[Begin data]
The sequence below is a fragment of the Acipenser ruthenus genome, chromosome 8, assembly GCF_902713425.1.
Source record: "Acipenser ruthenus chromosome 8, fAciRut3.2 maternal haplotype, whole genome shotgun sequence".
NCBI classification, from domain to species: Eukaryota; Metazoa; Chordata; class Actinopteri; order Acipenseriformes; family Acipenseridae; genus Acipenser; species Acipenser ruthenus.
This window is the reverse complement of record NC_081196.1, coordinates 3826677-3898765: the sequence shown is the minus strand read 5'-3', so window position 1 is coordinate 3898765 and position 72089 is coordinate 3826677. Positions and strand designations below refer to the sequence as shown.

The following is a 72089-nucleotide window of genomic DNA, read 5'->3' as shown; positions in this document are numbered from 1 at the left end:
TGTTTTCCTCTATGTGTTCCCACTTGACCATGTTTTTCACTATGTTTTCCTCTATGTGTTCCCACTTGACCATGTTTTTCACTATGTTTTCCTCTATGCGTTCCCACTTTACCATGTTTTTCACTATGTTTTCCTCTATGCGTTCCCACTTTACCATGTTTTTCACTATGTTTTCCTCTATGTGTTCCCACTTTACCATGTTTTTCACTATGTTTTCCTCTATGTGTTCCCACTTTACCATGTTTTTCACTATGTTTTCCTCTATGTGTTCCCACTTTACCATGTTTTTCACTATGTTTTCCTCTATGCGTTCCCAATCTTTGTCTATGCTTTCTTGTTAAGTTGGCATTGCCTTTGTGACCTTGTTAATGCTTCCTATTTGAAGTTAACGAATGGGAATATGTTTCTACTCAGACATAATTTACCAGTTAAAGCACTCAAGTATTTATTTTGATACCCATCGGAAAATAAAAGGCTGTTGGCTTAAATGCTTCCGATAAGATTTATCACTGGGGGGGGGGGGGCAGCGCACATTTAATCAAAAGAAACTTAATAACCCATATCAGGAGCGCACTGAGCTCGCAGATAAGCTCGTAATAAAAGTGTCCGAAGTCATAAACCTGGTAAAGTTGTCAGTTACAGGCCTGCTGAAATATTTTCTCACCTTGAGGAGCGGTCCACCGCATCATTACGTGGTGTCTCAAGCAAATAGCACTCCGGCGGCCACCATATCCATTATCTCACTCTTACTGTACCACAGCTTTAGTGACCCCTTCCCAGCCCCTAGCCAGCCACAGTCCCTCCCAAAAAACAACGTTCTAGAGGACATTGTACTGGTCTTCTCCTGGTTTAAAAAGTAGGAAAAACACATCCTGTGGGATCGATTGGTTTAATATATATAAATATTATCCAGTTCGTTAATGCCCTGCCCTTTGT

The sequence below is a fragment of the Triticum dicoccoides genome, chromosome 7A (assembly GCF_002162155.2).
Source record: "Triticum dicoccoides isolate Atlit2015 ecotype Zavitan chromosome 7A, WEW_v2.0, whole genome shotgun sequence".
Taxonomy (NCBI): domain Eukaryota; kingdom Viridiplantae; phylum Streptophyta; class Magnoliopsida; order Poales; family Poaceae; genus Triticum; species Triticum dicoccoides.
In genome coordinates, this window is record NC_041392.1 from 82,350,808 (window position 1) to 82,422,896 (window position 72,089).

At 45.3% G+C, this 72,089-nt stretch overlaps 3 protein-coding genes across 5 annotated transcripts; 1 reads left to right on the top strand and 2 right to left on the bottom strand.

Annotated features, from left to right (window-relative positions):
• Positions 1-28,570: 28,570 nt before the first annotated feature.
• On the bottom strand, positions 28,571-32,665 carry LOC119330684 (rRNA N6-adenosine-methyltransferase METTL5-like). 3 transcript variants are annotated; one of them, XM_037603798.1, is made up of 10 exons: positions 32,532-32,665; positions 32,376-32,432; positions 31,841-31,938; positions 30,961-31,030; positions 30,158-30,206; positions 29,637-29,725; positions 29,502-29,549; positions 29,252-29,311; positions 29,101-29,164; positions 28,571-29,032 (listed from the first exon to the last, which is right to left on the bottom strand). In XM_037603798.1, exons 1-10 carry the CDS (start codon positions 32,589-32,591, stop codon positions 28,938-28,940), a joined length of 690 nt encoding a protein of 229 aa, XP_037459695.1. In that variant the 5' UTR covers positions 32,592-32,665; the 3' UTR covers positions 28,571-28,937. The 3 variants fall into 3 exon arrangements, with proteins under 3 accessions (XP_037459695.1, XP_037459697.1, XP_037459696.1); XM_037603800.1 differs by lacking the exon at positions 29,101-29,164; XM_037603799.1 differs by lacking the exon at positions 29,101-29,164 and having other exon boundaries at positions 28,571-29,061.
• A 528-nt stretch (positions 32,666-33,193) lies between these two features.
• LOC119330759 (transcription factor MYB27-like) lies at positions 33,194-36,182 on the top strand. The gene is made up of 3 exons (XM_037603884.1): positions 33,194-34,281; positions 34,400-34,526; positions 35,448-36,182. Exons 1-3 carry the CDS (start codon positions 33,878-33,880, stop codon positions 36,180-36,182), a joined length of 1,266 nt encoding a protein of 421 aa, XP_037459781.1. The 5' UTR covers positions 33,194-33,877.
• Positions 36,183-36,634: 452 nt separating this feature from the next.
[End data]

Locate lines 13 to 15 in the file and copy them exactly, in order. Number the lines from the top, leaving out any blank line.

• Positions 1-28,570: 28,570 nt before the first annotated feature.
• On the bottom strand, positions 28,571-32,665 carry LOC119330684 (rRNA N6-adenosine-methyltransferase METTL5-like). 3 transcript variants are annotated; one of them, XM_037603798.1, is made up of 10 exons: positions 32,532-32,665; positions 32,376-32,432; positions 31,841-31,938; positions 30,961-31,030; positions 30,158-30,206; positions 29,637-29,725; positions 29,502-29,549; positions 29,252-29,311; positions 29,101-29,164; positions 28,571-29,032 (listed from the first exon to the last, which is right to left on the bottom strand). In XM_037603798.1, exons 1-10 carry the CDS (start codon positions 32,589-32,591, stop codon positions 28,938-28,940), a joined length of 690 nt encoding a protein of 229 aa, XP_037459695.1. In that variant the 5' UTR covers positions 32,592-32,665; the 3' UTR covers positions 28,571-28,937. The 3 variants fall into 3 exon arrangements, with proteins under 3 accessions (XP_037459695.1, XP_037459697.1, XP_037459696.1); XM_037603800.1 differs by lacking the exon at positions 29,101-29,164; XM_037603799.1 differs by lacking the exon at positions 29,101-29,164 and having other exon boundaries at positions 28,571-29,061.
• A 528-nt stretch (positions 32,666-33,193) lies between these two features.